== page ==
"People talk about miraculous cures by galvanism; what is your opinion? A medical man told me that in Berlin he saw a deaf and dumb child recover its hearing, and a man who had also been deaf for seven years recover his—I have just heard that Schmidt is making experiments with galvanism."

Although it has long been questioned whether or not Beethoven agreed to galvanic treatment, his conversation books appear to show that he did. In April 1823, Beethoven had a meeting with a local Viennese man, known simply as “Herr Sandra,” who was also suffering from worsening deafness. In their conversation—which was, as always, conducted entirely in writing—Beethoven advised, “Do not start using hearing aids too soon,” before going on to list all the various treatments he had so far endured. “Lately,” he continued, “I have not been able to stand galvanism. It is sad: doctors do not know much, one tires of them eventually.” 


Julius Schmid, Wikimedia Commons // Public Domain

With his treatments seeming to have little effect, Dr. Schmidt advised Beethoven to move away from the hustle and bustle of the capital and retire to the country to rest his ears. He left for Heiligenstadt on the outskirts of the city, but the sudden solitude, the deterioration in his hearing, and the growing realization that his deafness could soon end his career all took their toll, and Beethoven fell into a deep depression.

In 1802, he wrote a long letter to his two brothers, Carl and Johann, in which he explained his feelings and his condition in great detail, and admitted to having contemplated suicide. “For six years I have been a hopeless case,” he wrote, “aggravated by senseless physicians, cheated year after year in the hope of improvement, finally compelled to face the prospect of a lasting malady whose cure will take years or, perhaps, be impossible.” He went on:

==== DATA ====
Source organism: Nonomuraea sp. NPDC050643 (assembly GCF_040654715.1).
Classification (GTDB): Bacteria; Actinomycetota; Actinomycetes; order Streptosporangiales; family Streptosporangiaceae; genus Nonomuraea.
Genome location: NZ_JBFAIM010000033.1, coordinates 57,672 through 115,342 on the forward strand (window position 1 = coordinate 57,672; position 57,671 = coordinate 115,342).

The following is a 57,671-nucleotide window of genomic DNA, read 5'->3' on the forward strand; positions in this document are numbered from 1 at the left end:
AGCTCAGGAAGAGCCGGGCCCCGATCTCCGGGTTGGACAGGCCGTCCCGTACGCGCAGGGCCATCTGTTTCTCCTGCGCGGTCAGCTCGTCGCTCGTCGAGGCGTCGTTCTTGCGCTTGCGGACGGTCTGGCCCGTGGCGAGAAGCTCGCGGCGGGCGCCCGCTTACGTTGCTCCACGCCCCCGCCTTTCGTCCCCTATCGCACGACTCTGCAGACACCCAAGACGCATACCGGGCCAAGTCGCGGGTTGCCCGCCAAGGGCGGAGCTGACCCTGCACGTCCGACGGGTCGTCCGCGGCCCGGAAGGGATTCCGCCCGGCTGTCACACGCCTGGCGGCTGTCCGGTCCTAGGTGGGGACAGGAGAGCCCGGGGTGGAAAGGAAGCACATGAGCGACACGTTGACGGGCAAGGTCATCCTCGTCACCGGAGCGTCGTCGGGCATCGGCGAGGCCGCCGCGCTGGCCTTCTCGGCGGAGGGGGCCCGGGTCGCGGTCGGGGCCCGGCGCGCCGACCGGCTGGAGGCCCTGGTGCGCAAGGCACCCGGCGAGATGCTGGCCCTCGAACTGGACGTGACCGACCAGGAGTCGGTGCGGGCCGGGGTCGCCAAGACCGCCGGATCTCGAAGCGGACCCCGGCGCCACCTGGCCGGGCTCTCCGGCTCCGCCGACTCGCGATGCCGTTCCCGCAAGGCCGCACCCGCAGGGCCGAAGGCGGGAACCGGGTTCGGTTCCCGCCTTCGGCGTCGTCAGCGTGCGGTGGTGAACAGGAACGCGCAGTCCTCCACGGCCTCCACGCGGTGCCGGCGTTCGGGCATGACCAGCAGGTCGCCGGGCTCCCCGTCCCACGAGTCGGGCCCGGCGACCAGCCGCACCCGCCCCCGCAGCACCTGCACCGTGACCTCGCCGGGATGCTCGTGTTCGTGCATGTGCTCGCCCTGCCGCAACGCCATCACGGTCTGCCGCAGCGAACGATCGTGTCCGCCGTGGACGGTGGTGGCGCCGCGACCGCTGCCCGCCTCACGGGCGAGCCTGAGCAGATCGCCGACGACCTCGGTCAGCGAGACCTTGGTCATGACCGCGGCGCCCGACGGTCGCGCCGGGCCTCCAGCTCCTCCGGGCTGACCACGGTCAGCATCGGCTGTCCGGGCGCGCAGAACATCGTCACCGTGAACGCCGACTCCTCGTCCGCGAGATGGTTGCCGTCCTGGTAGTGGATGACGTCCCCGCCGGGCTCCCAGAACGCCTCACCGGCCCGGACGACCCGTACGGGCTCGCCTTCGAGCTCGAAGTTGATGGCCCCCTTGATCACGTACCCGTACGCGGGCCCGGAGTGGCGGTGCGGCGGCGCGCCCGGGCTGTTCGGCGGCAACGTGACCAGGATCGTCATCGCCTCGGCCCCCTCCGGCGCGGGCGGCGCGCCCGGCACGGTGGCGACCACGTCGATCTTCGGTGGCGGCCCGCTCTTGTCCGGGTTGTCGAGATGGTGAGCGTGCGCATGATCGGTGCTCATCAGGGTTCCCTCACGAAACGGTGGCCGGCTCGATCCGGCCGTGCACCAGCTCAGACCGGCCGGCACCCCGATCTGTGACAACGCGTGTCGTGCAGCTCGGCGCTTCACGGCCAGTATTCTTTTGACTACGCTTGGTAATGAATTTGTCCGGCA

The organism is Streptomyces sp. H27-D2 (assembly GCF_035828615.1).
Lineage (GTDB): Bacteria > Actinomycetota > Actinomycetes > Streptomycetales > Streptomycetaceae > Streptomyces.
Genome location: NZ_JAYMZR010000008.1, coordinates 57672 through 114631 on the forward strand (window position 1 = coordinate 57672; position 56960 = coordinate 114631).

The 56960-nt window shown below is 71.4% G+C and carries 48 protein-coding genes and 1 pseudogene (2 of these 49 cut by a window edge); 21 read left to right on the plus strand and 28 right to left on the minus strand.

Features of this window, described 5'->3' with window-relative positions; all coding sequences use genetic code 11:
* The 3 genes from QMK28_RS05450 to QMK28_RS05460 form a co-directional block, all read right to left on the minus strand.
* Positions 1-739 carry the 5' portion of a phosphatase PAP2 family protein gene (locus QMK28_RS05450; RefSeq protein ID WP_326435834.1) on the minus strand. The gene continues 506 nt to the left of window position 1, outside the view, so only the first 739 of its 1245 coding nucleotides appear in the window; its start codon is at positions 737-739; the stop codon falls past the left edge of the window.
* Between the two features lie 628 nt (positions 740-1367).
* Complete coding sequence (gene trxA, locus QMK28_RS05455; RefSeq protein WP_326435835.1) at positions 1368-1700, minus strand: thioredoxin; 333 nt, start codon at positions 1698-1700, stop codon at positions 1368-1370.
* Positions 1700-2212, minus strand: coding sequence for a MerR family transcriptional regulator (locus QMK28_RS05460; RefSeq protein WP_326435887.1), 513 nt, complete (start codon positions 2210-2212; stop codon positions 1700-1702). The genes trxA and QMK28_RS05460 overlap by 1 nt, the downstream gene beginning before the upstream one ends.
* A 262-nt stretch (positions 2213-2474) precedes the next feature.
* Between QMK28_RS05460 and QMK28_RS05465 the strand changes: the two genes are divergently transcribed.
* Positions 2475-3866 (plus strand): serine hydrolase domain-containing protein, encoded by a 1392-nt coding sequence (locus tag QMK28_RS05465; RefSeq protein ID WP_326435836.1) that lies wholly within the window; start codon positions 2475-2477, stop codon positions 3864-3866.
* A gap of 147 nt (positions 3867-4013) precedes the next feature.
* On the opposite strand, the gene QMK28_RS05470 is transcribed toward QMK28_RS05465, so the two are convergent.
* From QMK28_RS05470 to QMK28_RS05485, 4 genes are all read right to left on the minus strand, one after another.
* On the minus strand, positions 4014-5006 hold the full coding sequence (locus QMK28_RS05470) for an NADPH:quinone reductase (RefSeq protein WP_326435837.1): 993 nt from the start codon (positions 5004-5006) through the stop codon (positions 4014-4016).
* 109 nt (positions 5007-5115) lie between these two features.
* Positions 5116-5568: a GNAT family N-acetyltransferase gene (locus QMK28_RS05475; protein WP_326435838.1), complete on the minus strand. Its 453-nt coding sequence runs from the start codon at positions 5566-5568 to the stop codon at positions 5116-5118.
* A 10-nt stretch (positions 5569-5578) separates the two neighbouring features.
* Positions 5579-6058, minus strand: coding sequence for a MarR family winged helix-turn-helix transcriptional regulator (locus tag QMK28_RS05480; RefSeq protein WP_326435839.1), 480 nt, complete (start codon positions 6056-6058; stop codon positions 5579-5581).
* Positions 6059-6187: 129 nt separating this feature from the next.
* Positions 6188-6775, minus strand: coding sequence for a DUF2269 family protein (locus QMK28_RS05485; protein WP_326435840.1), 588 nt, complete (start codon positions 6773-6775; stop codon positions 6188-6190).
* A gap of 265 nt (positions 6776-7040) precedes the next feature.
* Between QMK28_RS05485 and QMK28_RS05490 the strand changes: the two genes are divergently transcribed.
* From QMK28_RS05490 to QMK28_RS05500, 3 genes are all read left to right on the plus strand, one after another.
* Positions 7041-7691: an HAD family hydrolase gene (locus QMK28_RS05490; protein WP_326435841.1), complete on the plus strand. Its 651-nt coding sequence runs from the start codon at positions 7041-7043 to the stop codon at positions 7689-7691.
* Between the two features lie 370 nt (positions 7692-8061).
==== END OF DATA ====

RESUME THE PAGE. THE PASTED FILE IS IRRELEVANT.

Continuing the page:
"What a humiliation, when one stood beside me and heard a flute in the distance and I heard nothing, or someone heard the shepherd singing, and again I heard nothing. Such incidents brought me to the verge of despair, but little more and I would have put an end to my life. Only art it was that withheld me … and so I endured this wretched existence—truly wretched … It was virtue that upheld me in misery, to it, next to my art, I owe the fact that I did not end my life with suicide. Farewell and love each other. I thank all my friends … how glad will I be if I can still be helpful to you in my grave—with joy I hasten towards death. If it comes before I shall have had an opportunity to show all my artistic capacities, it will still come too early for me, despite my hard fate, and I shall probably wish it had come later—but even then I am satisfied, will it not free me from my state? Come when thou will, I shall meet thee bravely. Farewell and do not wholly forget me when I am dead."

Written when he was just 32 years old, The Heiligenstadt Testament, as the letter is known, marks a turning point in Beethoven’s life. Although his hearing never improved, he somehow managed to battle his way back from his lowest point, and fought against his condition for another 24 years—during which he wrote some of the world’s greatest classical music.